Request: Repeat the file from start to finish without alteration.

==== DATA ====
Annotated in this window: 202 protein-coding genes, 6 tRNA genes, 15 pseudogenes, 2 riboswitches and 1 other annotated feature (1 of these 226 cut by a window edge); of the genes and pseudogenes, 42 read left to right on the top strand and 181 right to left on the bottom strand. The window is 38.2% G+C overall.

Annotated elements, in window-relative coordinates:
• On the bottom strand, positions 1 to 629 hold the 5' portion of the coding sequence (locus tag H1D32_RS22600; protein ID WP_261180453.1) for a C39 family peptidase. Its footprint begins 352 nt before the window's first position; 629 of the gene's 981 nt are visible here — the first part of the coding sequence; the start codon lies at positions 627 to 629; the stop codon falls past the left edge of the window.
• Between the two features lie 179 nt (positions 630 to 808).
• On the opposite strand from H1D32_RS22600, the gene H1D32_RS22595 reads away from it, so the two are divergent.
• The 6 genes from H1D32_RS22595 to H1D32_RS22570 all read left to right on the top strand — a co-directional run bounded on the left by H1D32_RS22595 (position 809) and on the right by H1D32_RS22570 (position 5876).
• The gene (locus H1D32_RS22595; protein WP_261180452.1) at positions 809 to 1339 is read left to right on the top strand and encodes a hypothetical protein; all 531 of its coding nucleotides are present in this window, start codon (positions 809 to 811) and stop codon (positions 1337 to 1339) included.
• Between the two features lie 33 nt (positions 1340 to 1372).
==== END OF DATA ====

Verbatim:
Annotated in this window: 202 protein-coding genes, 6 tRNA genes, 15 pseudogenes, 2 riboswitches and 1 other annotated feature (1 of these 226 cut by a window edge); of the genes and pseudogenes, 42 read left to right on the top strand and 181 right to left on the bottom strand. The window is 38.2% G+C overall.

Annotated elements, in window-relative coordinates:
• On the bottom strand, positions 1 to 629 hold the 5' portion of the coding sequence (locus tag H1D32_RS22600; protein ID WP_261180453.1) for a C39 family peptidase. Its footprint begins 352 nt before the window's first position; 629 of the gene's 981 nt are visible here — the first part of the coding sequence; the start codon lies at positions 627 to 629; the stop codon falls past the left edge of the window.
• Between the two features lie 179 nt (positions 630 to 808).
• On the opposite strand from H1D32_RS22600, the gene H1D32_RS22595 reads away from it, so the two are divergent.
• The 6 genes from H1D32_RS22595 to H1D32_RS22570 all read left to right on the top strand — a co-directional run bounded on the left by H1D32_RS22595 (position 809) and on the right by H1D32_RS22570 (position 5876).
• The gene (locus H1D32_RS22595; protein WP_261180452.1) at positions 809 to 1339 is read left to right on the top strand and encodes a hypothetical protein; all 531 of its coding nucleotides are present in this window, start codon (positions 809 to 811) and stop codon (positions 1337 to 1339) included.
• Between the two features lie 33 nt (positions 1340 to 1372).